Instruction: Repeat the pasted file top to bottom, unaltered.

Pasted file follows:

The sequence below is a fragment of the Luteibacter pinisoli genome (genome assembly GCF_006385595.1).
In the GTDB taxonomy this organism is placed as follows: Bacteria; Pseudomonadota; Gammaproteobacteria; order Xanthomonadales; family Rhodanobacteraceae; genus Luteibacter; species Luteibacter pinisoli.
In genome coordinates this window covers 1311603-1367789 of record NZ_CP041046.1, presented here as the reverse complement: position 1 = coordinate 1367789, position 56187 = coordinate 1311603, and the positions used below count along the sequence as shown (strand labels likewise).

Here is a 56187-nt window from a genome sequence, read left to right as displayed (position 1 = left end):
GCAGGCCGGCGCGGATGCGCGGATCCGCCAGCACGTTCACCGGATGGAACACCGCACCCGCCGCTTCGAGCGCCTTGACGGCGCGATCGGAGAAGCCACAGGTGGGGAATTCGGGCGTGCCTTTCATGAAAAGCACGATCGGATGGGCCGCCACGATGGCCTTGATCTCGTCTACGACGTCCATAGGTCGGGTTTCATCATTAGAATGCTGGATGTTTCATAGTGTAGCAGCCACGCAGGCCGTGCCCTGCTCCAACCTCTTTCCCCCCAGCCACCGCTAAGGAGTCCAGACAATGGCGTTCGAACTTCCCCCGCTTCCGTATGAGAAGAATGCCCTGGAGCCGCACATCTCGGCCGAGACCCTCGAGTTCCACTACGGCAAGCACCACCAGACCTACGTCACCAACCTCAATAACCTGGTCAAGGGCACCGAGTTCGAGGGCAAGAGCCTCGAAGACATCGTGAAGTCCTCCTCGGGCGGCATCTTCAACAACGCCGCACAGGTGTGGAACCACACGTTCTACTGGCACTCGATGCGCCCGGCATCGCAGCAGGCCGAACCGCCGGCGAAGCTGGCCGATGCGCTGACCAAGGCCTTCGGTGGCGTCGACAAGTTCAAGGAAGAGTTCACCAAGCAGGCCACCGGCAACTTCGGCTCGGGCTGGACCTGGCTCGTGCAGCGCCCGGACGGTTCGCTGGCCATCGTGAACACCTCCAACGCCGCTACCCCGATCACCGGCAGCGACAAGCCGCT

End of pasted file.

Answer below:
The sequence below is a fragment of the Luteibacter pinisoli genome (genome assembly GCF_006385595.1).
In the GTDB taxonomy this organism is placed as follows: Bacteria; Pseudomonadota; Gammaproteobacteria; order Xanthomonadales; family Rhodanobacteraceae; genus Luteibacter; species Luteibacter pinisoli.
In genome coordinates this window covers 1311603-1367789 of record NZ_CP041046.1, presented here as the reverse complement: position 1 = coordinate 1367789, position 56187 = coordinate 1311603, and the positions used below count along the sequence as shown (strand labels likewise).

Here is a 56187-nt window from a genome sequence, read left to right as displayed (position 1 = left end):
GCAGGCCGGCGCGGATGCGCGGATCCGCCAGCACGTTCACCGGATGGAACACCGCACCCGCCGCTTCGAGCGCCTTGACGGCGCGATCGGAGAAGCCACAGGTGGGGAATTCGGGCGTGCCTTTCATGAAAAGCACGATCGGATGGGCCGCCACGATGGCCTTGATCTCGTCTACGACGTCCATAGGTCGGGTTTCATCATTAGAATGCTGGATGTTTCATAGTGTAGCAGCCACGCAGGCCGTGCCCTGCTCCAACCTCTTTCCCCCCAGCCACCGCTAAGGAGTCCAGACAATGGCGTTCGAACTTCCCCCGCTTCCGTATGAGAAGAATGCCCTGGAGCCGCACATCTCGGCCGAGACCCTCGAGTTCCACTACGGCAAGCACCACCAGACCTACGTCACCAACCTCAATAACCTGGTCAAGGGCACCGAGTTCGAGGGCAAGAGCCTCGAAGACATCGTGAAGTCCTCCTCGGGCGGCATCTTCAACAACGCCGCACAGGTGTGGAACCACACGTTCTACTGGCACTCGATGCGCCCGGCATCGCAGCAGGCCGAACCGCCGGCGAAGCTGGCCGATGCGCTGACCAAGGCCTTCGGTGGCGTCGACAAGTTCAAGGAAGAGTTCACCAAGCAGGCCACCGGCAACTTCGGCTCGGGCTGGACCTGGCTCGTGCAGCGCCCGGACGGTTCGCTGGCCATCGTGAACACCTCCAACGCCGCTACCCCGATCACCGGCAGCGACAAGCCGCT